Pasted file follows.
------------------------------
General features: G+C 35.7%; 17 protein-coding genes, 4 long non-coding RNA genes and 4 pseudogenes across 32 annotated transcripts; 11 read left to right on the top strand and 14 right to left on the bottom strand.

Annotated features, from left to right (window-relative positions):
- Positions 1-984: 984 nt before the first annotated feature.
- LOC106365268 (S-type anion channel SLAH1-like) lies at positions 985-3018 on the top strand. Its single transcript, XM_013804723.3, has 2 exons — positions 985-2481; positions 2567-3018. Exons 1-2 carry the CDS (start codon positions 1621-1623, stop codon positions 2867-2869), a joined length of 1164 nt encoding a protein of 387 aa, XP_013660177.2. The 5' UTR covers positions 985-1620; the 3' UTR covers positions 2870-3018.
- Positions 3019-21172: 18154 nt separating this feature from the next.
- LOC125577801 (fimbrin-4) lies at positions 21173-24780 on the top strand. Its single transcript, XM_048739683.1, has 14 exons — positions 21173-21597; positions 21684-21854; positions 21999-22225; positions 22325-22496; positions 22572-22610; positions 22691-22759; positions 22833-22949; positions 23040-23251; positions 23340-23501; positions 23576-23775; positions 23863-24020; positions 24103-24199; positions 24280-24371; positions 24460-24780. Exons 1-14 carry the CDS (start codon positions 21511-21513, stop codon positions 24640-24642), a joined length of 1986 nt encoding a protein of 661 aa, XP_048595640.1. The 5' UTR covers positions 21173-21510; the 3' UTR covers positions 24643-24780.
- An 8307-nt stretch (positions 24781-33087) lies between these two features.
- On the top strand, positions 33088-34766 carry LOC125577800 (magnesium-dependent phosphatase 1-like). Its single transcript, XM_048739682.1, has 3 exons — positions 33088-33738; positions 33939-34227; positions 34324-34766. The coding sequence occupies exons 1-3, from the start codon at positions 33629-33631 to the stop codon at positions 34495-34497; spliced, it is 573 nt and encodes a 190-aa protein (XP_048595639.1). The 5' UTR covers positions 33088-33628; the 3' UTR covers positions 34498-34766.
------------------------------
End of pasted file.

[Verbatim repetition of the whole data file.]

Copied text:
General features: G+C 35.7%; 17 protein-coding genes, 4 long non-coding RNA genes and 4 pseudogenes across 32 annotated transcripts; 11 read left to right on the top strand and 14 right to left on the bottom strand.

Annotated features, from left to right (window-relative positions):
- Positions 1-984: 984 nt before the first annotated feature.
- LOC106365268 (S-type anion channel SLAH1-like) lies at positions 985-3018 on the top strand. Its single transcript, XM_013804723.3, has 2 exons — positions 985-2481; positions 2567-3018. Exons 1-2 carry the CDS (start codon positions 1621-1623, stop codon positions 2867-2869), a joined length of 1164 nt encoding a protein of 387 aa, XP_013660177.2. The 5' UTR covers positions 985-1620; the 3' UTR covers positions 2870-3018.
- Positions 3019-21172: 18154 nt separating this feature from the next.
- LOC125577801 (fimbrin-4) lies at positions 21173-24780 on the top strand. Its single transcript, XM_048739683.1, has 14 exons — positions 21173-21597; positions 21684-21854; positions 21999-22225; positions 22325-22496; positions 22572-22610; positions 22691-22759; positions 22833-22949; positions 23040-23251; positions 23340-23501; positions 23576-23775; positions 23863-24020; positions 24103-24199; positions 24280-24371; positions 24460-24780. Exons 1-14 carry the CDS (start codon positions 21511-21513, stop codon positions 24640-24642), a joined length of 1986 nt encoding a protein of 661 aa, XP_048595640.1. The 5' UTR covers positions 21173-21510; the 3' UTR covers positions 24643-24780.
- An 8307-nt stretch (positions 24781-33087) lies between these two features.
- On the top strand, positions 33088-34766 carry LOC125577800 (magnesium-dependent phosphatase 1-like). Its single transcript, XM_048739682.1, has 3 exons — positions 33088-33738; positions 33939-34227; positions 34324-34766. The coding sequence occupies exons 1-3, from the start codon at positions 33629-33631 to the stop codon at positions 34495-34497; spliced, it is 573 nt and encodes a 190-aa protein (XP_048595639.1). The 5' UTR covers positions 33088-33628; the 3' UTR covers positions 34498-34766.